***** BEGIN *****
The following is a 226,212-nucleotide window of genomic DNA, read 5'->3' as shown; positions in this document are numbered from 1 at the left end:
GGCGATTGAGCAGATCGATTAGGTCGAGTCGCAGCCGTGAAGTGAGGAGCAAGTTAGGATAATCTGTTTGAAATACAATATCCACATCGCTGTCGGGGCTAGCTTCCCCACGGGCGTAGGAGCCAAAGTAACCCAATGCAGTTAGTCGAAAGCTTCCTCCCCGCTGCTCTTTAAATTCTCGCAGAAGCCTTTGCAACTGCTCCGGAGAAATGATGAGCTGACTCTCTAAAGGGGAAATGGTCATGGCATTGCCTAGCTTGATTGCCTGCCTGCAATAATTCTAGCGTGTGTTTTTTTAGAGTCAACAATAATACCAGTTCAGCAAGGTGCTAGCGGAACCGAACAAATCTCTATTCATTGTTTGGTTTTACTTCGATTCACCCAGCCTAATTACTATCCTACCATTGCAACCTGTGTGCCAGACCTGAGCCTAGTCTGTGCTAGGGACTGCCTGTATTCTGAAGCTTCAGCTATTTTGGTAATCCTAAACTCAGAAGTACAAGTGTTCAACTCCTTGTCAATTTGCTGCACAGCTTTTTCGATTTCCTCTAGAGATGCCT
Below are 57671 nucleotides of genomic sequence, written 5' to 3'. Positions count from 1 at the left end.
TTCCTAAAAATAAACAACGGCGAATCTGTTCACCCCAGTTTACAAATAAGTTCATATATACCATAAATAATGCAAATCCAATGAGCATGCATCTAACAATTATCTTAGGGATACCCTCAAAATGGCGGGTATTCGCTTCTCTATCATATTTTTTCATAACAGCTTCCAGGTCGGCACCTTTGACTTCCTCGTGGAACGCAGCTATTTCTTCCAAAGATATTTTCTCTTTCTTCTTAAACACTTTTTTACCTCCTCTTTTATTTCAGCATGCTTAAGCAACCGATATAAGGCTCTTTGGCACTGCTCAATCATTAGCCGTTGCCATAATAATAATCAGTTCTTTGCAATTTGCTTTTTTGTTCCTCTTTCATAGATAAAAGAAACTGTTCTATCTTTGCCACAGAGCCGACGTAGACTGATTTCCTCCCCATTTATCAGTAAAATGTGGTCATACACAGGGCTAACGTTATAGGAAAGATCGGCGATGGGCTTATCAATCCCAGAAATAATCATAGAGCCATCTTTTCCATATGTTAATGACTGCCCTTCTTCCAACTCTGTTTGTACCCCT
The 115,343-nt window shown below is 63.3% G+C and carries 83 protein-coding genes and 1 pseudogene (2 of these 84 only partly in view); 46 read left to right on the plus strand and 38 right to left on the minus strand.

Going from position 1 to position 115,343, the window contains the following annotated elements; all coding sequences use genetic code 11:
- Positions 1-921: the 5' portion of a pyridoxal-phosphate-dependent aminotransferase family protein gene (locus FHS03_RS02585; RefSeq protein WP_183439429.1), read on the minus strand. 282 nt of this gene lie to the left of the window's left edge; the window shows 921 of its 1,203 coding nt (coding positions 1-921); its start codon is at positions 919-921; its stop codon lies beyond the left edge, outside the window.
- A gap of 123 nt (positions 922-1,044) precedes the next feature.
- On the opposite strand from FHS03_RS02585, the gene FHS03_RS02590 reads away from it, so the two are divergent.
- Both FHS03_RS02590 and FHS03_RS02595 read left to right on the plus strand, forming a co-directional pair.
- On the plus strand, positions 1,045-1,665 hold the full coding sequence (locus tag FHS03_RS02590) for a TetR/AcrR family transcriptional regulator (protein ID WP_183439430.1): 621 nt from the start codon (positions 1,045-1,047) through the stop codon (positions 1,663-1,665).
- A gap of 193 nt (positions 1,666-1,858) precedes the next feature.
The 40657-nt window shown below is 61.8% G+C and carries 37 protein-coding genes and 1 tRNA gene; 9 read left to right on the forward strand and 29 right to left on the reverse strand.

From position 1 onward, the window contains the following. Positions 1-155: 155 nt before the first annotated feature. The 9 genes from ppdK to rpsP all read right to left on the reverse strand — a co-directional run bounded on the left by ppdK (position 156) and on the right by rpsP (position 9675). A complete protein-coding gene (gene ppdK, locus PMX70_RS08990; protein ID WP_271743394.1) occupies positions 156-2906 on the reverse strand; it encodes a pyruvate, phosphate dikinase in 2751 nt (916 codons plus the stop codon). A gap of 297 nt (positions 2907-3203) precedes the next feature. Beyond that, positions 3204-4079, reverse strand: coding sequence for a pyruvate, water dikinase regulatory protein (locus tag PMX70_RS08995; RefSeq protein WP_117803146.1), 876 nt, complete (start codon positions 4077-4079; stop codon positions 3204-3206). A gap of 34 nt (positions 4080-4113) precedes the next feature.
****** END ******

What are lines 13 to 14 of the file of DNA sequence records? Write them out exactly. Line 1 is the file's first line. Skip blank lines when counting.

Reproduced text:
The 40657-nt window shown below is 61.8% G+C and carries 37 protein-coding genes and 1 tRNA gene; 9 read left to right on the forward strand and 29 right to left on the reverse strand.

From position 1 onward, the window contains the following. Positions 1-155: 155 nt before the first annotated feature. The 9 genes from ppdK to rpsP all read right to left on the reverse strand — a co-directional run bounded on the left by ppdK (position 156) and on the right by rpsP (position 9675). A complete protein-coding gene (gene ppdK, locus PMX70_RS08990; protein ID WP_271743394.1) occupies positions 156-2906 on the reverse strand; it encodes a pyruvate, phosphate dikinase in 2751 nt (916 codons plus the stop codon). A gap of 297 nt (positions 2907-3203) precedes the next feature. Beyond that, positions 3204-4079, reverse strand: coding sequence for a pyruvate, water dikinase regulatory protein (locus tag PMX70_RS08995; RefSeq protein WP_117803146.1), 876 nt, complete (start codon positions 4077-4079; stop codon positions 3204-3206). A gap of 34 nt (positions 4080-4113) precedes the next feature.